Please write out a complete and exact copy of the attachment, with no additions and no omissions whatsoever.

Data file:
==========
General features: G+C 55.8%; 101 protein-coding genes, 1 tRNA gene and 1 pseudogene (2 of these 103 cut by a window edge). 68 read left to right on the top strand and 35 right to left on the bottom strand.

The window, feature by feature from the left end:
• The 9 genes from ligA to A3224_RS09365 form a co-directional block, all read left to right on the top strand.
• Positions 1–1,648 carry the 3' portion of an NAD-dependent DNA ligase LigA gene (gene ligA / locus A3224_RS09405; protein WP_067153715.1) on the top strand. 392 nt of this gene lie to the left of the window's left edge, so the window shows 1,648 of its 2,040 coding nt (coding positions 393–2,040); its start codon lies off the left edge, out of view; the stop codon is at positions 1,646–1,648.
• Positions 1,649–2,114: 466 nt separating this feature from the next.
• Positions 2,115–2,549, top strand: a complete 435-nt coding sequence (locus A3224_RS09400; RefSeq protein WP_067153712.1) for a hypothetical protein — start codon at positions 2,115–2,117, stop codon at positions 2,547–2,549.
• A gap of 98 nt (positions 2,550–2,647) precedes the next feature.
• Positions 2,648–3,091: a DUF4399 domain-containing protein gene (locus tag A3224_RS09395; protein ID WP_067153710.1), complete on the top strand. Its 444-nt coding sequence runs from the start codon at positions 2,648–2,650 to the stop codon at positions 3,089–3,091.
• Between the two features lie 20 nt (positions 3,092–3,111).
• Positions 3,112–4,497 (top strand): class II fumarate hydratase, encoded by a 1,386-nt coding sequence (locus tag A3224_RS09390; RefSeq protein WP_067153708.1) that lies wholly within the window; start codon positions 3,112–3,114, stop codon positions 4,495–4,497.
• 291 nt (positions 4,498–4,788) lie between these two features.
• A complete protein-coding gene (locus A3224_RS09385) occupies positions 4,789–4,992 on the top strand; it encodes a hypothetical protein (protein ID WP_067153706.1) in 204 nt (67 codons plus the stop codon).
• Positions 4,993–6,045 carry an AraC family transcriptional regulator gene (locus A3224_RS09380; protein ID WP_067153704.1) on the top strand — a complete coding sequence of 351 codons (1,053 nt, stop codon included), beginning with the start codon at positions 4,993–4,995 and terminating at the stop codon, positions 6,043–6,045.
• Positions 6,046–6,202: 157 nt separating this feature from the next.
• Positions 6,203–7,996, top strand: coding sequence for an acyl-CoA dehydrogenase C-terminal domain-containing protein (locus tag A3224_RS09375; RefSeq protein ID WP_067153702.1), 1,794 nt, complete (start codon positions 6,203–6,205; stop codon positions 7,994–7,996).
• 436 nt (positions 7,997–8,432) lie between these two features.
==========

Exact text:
General features: G+C 55.8%; 101 protein-coding genes, 1 tRNA gene and 1 pseudogene (2 of these 103 cut by a window edge). 68 read left to right on the top strand and 35 right to left on the bottom strand.

The window, feature by feature from the left end:
• The 9 genes from ligA to A3224_RS09365 form a co-directional block, all read left to right on the top strand.
• Positions 1–1,648 carry the 3' portion of an NAD-dependent DNA ligase LigA gene (gene ligA / locus A3224_RS09405; protein WP_067153715.1) on the top strand. 392 nt of this gene lie to the left of the window's left edge, so the window shows 1,648 of its 2,040 coding nt (coding positions 393–2,040); its start codon lies off the left edge, out of view; the stop codon is at positions 1,646–1,648.
• Positions 1,649–2,114: 466 nt separating this feature from the next.
• Positions 2,115–2,549, top strand: a complete 435-nt coding sequence (locus A3224_RS09400; RefSeq protein WP_067153712.1) for a hypothetical protein — start codon at positions 2,115–2,117, stop codon at positions 2,547–2,549.
• A gap of 98 nt (positions 2,550–2,647) precedes the next feature.
• Positions 2,648–3,091: a DUF4399 domain-containing protein gene (locus tag A3224_RS09395; protein ID WP_067153710.1), complete on the top strand. Its 444-nt coding sequence runs from the start codon at positions 2,648–2,650 to the stop codon at positions 3,089–3,091.
• Between the two features lie 20 nt (positions 3,092–3,111).
• Positions 3,112–4,497 (top strand): class II fumarate hydratase, encoded by a 1,386-nt coding sequence (locus tag A3224_RS09390; RefSeq protein WP_067153708.1) that lies wholly within the window; start codon positions 3,112–3,114, stop codon positions 4,495–4,497.
• 291 nt (positions 4,498–4,788) lie between these two features.
• A complete protein-coding gene (locus A3224_RS09385) occupies positions 4,789–4,992 on the top strand; it encodes a hypothetical protein (protein ID WP_067153706.1) in 204 nt (67 codons plus the stop codon).
• Positions 4,993–6,045 carry an AraC family transcriptional regulator gene (locus A3224_RS09380; protein ID WP_067153704.1) on the top strand — a complete coding sequence of 351 codons (1,053 nt, stop codon included), beginning with the start codon at positions 4,993–4,995 and terminating at the stop codon, positions 6,043–6,045.
• Positions 6,046–6,202: 157 nt separating this feature from the next.
• Positions 6,203–7,996, top strand: coding sequence for an acyl-CoA dehydrogenase C-terminal domain-containing protein (locus tag A3224_RS09375; RefSeq protein ID WP_067153702.1), 1,794 nt, complete (start codon positions 6,203–6,205; stop codon positions 7,994–7,996).
• 436 nt (positions 7,997–8,432) lie between these two features.